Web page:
Reporting of Suspicious Transactions

The CBK has released Banking Circulars directing all banks, non bank financial institutions, mortgage financial institutions and forex bureaus to forward to the Financial Reporting Centre (FRC) all Suspicious Transactions Reports…….

For the downloads of the whole circulars, check out here….



The Salary Increment Comedy

“Haki yetu! Haki yetu! Haki yetu!”

In the recent past we have witnessed many of our public sector employees chanting this very common slogan on our television screens. It all seems to be a well coordinated comedy with the Finance Minister as the steering of the comedy.

I like the guts of the main actors in this small comedy; first we have the Minister for Education (Hon. Mutual kilonzo); who threatens to fire the teachers if they do not go back to their classrooms and do what they went to TTCs and universities to learn to do. The teachers led by their hero Emperor Sossion give the threats a cold shoulder and go on with the strike for three good academic weeks.

In the first scene of the comedy, the teachers win as the Minister “swallows his pride” and gives them whatever they demanded; and the package comes with an apology for inconvenience and the firing threat. This however is not cost free since the academic term had to be pushed forward. In addition, the steering has to look for other tax manipulation tactics to raise the money to pay the teachers with.

Before the first scene is over, another different scene is juxtaposed to it and it continues to Part 2 as “the doctors` strike”. The main actor here – Minister for Health (Hon. Anyang Nyong`o) – is less friendly than the first one; for him words do not threaten enough; he goes ahead and publishes the firing of the current doctors in the newspapers and advertises for their jobs.

However as fate could have it, his threats could end up simply as resounding cymbals since the doctors wishes are listened to and part of their bargain got.

The third part of the comedy, or should I call it scene 3? …has the most exciting pick of the comedy. Honorable Members of Parliament, probably in a bid to revenge for their fellow members whose efforts were overcome by the power of the citizens; “hide” themselves in Parliament at night and pass a bill that grants them hefty checks as a send-off package once their current term is over. Ksh. 2 Billion is the exact figure..

In normal circumstances, the honorable members are known to boycott important sessions when development bills and other important matters are being discussed. Bills take for as long as years to get passed in parliament; some even going beyond the preset deadlines; but this one..???

The public is not happy with the selfish way in which the members are dealing with their hard-earned money in form of taxes and an uproar results. In the print, audio and visual media, the selfish act is criticized and termed as “The Height of Impunity in Our Parliament”.  Everyone in the country listens, reads and watches this news in disbelief!

What has gotten into our MPs` heads really? …everybody wonders! This third scene of our comedy is currently playing in our Kenyan media…run and watch, listen and read about it there for free….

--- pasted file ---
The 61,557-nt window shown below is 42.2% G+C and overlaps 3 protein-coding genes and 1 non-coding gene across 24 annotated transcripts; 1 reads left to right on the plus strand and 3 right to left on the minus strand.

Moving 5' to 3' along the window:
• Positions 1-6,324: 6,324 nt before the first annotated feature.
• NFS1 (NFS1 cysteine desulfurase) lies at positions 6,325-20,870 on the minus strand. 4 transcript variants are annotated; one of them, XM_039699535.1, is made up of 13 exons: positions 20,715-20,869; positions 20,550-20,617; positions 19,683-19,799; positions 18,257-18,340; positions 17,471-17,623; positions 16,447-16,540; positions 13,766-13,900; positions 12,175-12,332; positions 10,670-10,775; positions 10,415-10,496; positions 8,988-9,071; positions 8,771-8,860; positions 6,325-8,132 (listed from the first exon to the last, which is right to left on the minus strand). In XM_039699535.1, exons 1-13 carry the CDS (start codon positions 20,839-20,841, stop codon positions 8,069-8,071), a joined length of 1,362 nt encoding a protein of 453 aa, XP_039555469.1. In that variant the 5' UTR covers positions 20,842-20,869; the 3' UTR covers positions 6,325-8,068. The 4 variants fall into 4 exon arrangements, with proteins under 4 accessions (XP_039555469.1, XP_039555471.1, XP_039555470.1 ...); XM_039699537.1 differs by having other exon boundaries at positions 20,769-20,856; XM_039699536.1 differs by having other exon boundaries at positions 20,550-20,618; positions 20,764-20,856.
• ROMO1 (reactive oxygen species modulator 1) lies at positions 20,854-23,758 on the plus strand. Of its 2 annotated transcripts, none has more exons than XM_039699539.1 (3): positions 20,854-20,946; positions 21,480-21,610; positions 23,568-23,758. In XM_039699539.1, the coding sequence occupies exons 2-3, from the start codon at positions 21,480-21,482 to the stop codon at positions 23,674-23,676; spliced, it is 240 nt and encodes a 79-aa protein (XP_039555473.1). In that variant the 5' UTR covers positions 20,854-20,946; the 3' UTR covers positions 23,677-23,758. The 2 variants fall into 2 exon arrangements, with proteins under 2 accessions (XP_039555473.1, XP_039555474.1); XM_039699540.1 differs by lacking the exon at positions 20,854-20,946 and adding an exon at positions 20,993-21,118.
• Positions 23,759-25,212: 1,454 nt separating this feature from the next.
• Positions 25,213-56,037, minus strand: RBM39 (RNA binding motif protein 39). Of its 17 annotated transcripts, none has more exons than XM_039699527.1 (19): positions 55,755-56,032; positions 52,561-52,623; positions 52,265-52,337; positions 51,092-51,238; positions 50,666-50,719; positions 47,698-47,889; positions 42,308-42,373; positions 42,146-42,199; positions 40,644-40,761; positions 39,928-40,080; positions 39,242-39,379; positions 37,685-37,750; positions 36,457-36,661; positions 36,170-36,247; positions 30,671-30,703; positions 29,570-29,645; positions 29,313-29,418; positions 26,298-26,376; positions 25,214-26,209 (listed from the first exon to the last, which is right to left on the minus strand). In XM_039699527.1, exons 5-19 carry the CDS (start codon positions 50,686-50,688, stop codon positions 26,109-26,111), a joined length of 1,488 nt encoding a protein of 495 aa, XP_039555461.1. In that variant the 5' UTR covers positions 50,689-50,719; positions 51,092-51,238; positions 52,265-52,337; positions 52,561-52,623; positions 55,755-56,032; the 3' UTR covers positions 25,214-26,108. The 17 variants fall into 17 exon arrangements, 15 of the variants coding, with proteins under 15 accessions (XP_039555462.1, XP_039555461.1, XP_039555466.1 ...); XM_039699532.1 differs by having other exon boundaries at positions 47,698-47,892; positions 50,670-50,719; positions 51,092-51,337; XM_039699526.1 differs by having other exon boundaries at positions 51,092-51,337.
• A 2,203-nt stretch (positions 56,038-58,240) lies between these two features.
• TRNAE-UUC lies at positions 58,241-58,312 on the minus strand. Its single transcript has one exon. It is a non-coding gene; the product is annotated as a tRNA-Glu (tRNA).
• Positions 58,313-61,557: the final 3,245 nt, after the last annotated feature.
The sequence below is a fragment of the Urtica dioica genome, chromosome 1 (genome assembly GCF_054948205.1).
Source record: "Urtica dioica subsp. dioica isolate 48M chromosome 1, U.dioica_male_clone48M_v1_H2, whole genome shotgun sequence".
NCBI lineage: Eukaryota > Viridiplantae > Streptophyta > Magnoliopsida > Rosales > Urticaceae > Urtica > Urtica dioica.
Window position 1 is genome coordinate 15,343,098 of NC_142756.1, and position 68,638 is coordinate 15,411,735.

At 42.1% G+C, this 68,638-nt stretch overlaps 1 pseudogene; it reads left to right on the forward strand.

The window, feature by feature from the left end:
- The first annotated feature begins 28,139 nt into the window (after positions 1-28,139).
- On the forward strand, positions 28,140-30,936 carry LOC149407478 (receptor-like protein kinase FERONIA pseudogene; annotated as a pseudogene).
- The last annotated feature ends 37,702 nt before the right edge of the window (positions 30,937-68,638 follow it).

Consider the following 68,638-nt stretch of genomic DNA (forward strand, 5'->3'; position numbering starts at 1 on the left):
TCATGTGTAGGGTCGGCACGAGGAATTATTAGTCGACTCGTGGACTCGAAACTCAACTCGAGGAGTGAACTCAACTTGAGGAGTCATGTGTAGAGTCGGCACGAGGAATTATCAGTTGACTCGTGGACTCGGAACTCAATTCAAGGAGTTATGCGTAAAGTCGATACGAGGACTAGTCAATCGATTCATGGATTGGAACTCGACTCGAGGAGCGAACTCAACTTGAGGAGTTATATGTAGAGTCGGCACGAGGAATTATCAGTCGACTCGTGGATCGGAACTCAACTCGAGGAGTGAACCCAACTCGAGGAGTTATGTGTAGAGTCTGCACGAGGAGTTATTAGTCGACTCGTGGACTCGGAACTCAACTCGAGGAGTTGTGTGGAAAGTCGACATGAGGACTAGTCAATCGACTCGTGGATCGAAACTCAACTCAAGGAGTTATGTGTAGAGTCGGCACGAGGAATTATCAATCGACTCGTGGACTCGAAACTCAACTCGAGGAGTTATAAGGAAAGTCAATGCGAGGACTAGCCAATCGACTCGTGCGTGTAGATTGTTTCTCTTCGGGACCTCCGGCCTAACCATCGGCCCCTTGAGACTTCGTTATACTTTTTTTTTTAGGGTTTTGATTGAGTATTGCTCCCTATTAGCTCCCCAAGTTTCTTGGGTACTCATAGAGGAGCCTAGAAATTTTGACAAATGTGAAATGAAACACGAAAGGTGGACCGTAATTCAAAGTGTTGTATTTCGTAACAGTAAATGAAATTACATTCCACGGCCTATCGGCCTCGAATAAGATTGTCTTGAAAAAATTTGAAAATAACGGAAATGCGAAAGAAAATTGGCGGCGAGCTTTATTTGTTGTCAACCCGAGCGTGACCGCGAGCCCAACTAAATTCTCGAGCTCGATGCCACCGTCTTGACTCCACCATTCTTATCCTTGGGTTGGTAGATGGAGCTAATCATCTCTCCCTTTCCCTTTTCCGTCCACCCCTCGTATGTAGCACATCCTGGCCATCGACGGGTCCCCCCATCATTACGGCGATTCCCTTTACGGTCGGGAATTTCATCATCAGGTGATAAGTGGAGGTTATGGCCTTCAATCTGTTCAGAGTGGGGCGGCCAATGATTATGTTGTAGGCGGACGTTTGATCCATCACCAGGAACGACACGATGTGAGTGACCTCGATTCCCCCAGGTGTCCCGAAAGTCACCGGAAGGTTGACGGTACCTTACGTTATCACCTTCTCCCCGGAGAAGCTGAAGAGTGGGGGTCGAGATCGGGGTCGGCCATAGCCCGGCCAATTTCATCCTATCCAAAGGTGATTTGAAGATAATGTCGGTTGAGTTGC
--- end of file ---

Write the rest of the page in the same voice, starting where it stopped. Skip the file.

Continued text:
CBK Weekly Bulletin

September 28, 2012


The money market was liquid during the week ending September 26, 2012. The Central Bank sterilized the excess liquidity in the money market by mopping Ksh 12.57 billion through repo securities and Ksh 7.2 billion in term auction deposits against maturities of repo and term auction deposits securities held by commercial banks of Ksh 18.5 billion and Ksh 8.2 billion, respectively.

The average interbank rate increased to 7.19 percent during the week ending September 26, 2012 compared with 6.57 percent in the previous week.

The Kenya Shilling depicted mixed results against major international currencies in the week ending September 27, 2012, depreciating marginally against the US dollar, the Pound Sterling and the Japanese Yen but appreciating against the Euro.

The usable official foreign exchange reserves held by the Central Bank decreased from US dollar 5,190 million (equivalent to 4.13 months of import cover) as at September 20, 2012 to US dollar 5,163 million (equivalent to 4.11 months of import cover) in the week ending September 27, 2012.

The Government offered for sale Treasury bills worth Ksh 8.0 billion during the week ending September 28, 2012. A total of Ksh 3.4 billion was accepted out of Ksh 4.9 billion bids received.

Gross Government domestic debt increased by Ksh 57.0 billion to Ksh 915.8 billion on September 21, 2012, from Ksh 858.8 billion at the end of June 2012. During the week under review, gross government domestic debt decreased by Ksh 5.4 billion mainly on account of Treasury bonds.

Stock market recorded a strong performance in the week ending September 27, 2012, with gains in all market indicators except for the bonds market. Equities market was robust with all share indices registering gains. The NSE 20 Share Index gained 46.01 points; NASI was up 0.61 points, FTSE NSE 15 Index 0.10 points and FTSE NSE 25, 0.14 points. Supply of shares edged up 2.4 percent while market capitalization improved by 70 basis points.

The bonds market was inactive, falling by almost a third of the turnover recorded in the previous week.